Tallahassee, FL V. Washington, D.C.: A Tale Of Two Ideologically Opposite Cities
This is a tale of two cities.
One is Washington, DC.
The other, Tallahassee, Florida.
In Washington DC, new legislation and regulation are crafted every day. These laws and rules are both cumbersome and complex. They are enacted without a true understanding of the impact on Americans across the country.
For instance, healthcare. The new law is unwieldy, complicated, and may eventually force hundreds of thousands of workers into state-based government exchanges. The law’s implementation is, as retiring Montana Democrat Sen. Max Baucus described it, “a train wreck.” And just recently the White House announced the start date for this dreaded employer mandate is being pushed back for an indefinite period because no one has yet been able to figure out how to enforce it. Hopefully, this delay is the first step towards the dismantling of Obamacare, but I doubt it.
In the meantime, the American people and the businesses they own or work for cannot plan for their future under such uncertain circumstances. Big corporations may be able to manage the situation better, with the resources to navigate a complex world of regulations. But small businesses are at the mercy of what Washington decides. All the while hiring decisions continue to be put on hold as businesses wait for Washington politics to run their course.
In this city, no one, neither President Obama nor the Democrats and Republicans in Congress have been able to get a handle on the most serious problems confronting the nation: the lack of job creation and economic growth. The real June unemployment (U6) rate spiked to 14.3% from 13.8% just a month ago. The U6 rate is a true unemployment number. It counts people without a job who actively seek full-time employment. It also includes those who are discouraged and have stopped working, plus those who are working part time but who seek full time employment.
This unemployment rate spike occurs at the same time Washington holds up the construction of the Keystone XL pipeline. The President says he will not approve Keystone unless it can first be determined that the pipeline will not lead to a net increase in greenhouse gas emissions. This is a fatal test now left to the vagaries of bureaucratic discretion of the EPA. Don’t bet the Keystone project will ever get started under the current Administration. In this city, job growth is subordinated to the whims of special interests.
The fundamental reason for this failure is a lack of cooperation between the two parties. Indeed, they’re unable to set aside differences long enough to embark on a real search for solutions. This divide has blinded both political parties to how economies grow. Simply put, economies grow when barriers to production are removed, but as the Obamacare and Keystone examples reveal, government is presently erecting as opposed to dismantling barriers to growth. This city is long on talk and short on solutions. As one famous resident of this city, President Ronald Reagan, famously declared almost 30 years ago, all too often “government is the problem.” Almost no one believes that more government is the solution. This is certainly true where the federal government is concerned.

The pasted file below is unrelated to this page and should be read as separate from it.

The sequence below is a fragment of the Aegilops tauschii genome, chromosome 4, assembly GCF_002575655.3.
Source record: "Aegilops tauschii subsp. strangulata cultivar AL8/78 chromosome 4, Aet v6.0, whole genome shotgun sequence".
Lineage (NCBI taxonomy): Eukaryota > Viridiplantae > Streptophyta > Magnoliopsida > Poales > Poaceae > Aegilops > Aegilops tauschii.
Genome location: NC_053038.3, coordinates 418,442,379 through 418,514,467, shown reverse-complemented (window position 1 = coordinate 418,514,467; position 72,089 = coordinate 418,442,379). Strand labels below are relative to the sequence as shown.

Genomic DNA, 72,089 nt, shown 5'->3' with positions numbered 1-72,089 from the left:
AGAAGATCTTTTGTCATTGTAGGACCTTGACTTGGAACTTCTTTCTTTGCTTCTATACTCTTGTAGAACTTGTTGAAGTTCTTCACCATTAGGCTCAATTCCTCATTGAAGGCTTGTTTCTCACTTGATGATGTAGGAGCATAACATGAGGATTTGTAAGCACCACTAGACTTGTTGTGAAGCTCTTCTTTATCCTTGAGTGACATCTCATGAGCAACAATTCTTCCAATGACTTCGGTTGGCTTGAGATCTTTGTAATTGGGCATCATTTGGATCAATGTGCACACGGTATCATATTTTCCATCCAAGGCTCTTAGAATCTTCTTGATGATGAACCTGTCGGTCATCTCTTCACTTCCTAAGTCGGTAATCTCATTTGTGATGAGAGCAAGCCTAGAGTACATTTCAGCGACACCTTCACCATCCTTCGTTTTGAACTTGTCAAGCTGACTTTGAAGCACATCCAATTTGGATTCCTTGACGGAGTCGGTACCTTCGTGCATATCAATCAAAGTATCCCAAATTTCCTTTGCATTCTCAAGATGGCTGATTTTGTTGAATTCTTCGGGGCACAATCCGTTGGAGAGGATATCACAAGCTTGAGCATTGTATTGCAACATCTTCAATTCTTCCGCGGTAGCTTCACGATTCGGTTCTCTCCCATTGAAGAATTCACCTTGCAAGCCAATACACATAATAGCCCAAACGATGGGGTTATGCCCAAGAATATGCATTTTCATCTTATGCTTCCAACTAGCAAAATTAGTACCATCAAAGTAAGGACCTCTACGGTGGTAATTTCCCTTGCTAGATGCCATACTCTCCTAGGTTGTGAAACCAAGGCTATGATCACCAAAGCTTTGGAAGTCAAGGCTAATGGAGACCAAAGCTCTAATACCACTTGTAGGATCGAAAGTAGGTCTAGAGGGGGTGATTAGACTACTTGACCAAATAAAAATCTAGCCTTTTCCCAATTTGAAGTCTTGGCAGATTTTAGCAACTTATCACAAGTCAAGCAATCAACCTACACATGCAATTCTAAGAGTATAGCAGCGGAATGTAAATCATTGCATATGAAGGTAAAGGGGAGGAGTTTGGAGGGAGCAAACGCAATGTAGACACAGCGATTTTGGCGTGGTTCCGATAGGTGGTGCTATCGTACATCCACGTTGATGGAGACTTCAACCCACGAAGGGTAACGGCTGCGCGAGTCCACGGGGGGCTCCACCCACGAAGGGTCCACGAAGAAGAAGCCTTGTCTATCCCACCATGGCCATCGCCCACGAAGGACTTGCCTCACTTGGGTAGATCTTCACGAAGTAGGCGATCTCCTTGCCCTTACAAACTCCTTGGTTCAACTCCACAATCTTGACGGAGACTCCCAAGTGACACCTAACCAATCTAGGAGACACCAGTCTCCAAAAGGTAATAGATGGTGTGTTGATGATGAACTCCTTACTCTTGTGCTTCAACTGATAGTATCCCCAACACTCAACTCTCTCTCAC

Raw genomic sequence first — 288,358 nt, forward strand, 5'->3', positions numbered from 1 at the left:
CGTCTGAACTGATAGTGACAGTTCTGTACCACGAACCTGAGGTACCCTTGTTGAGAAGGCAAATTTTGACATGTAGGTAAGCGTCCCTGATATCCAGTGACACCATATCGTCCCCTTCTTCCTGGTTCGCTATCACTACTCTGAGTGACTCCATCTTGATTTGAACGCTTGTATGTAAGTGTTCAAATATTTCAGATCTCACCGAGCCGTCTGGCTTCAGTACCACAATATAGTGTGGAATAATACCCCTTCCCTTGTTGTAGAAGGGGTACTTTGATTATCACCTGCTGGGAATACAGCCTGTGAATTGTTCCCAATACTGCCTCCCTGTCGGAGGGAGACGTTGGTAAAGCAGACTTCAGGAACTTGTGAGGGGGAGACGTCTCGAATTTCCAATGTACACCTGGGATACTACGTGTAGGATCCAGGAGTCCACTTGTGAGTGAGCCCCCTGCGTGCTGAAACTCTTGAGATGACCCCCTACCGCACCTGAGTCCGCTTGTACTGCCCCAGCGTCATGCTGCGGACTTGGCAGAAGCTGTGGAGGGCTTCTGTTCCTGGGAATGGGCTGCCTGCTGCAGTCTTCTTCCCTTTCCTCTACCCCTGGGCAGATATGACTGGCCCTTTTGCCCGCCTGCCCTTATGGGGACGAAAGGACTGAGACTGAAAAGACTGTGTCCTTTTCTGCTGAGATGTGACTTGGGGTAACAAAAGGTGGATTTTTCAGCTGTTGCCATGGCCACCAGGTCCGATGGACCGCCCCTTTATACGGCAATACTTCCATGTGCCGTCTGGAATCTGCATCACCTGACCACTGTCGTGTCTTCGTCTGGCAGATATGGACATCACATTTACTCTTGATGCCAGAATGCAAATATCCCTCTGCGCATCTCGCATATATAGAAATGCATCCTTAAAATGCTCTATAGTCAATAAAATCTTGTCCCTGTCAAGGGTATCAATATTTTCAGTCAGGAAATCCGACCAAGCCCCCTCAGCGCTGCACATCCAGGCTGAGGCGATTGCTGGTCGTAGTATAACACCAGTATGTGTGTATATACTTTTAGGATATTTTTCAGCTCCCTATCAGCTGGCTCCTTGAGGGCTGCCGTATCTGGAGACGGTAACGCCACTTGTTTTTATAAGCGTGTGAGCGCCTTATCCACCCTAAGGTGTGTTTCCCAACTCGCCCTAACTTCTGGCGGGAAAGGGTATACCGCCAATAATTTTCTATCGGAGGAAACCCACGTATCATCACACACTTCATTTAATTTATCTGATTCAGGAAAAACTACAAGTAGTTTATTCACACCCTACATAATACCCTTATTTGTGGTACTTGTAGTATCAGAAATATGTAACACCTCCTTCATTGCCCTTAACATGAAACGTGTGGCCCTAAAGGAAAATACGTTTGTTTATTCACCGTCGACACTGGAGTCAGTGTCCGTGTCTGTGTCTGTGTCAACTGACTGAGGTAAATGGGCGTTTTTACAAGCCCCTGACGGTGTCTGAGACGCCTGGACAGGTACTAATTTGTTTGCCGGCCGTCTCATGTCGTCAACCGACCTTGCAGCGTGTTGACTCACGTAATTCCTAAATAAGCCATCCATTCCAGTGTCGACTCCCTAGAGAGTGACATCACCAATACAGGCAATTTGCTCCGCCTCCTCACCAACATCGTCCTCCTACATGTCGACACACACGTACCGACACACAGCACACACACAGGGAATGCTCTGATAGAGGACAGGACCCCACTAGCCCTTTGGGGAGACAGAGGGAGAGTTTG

And then there is the other city – Tallahassee. Under the stewardship of Florida Governor Rick Scott and members of the state legislature, Tallahassee has adopted a robust pro-business model. Industry leaders see the economic environment amplifying from Tallahassee as a welcome for small, medium and big corporations. Florida, shall we say, is open for business.
There is no state income tax. The regulatory climate has eased without compromising system integrity, and the workforce is among the best on the nation. We not only attract businesses and employees from other states where the business climate is poor, but we create jobs as well. Florida’s unemployment rate is 7.1% – lower than the national average – and continues to drop.
Florida ranked No. 2 in Chief Executive magazine’s eighth annual survey of CEOs identifying the best and worst states in which to do business. The 736 CEOs participating gave the state high marks in the areas of taxes and regulation, workforce quality, and living environment, second only to Texas.
“Florida moved up from number three last year to number two,” the magazine wrote in 2012. “Last year, Florida Gov. Rick Scott penned a tongue-in-cheek letter to Texas Gov. Rick Perry, warning him that Florida is coming after the Lone Star State’s top ranking. Since Scott took office, his administration in Tallahassee has enacted business tax and regulatory reforms that have contributed to the creation of more than 140,000 private sector jobs and an unemployment drop of 2.1 percentage points last year—one of the biggest decreases in the nation.”
Gov. Scott and the legislature in Tallahassee are continuing to keep the Sunshine State on a steady course, moving ahead by getting out of the way so business leaders, entrepreneurs and investors can thrive.
A tale of two cities. On one hand we have Washington, where almost every government agency employs masses of untested experts ready to tell every CEO who asks – as well as those who don’t – how to run their business, whom to hire and what to produce. Then we have Florida, where businesses come to grow and mature under the responsible leadership of a government in Tallahassee that encourages every citizen to pursue their right to life, liberty and the pursuit of happiness. Depending on the government you look at, it is the best of times and the worst of times.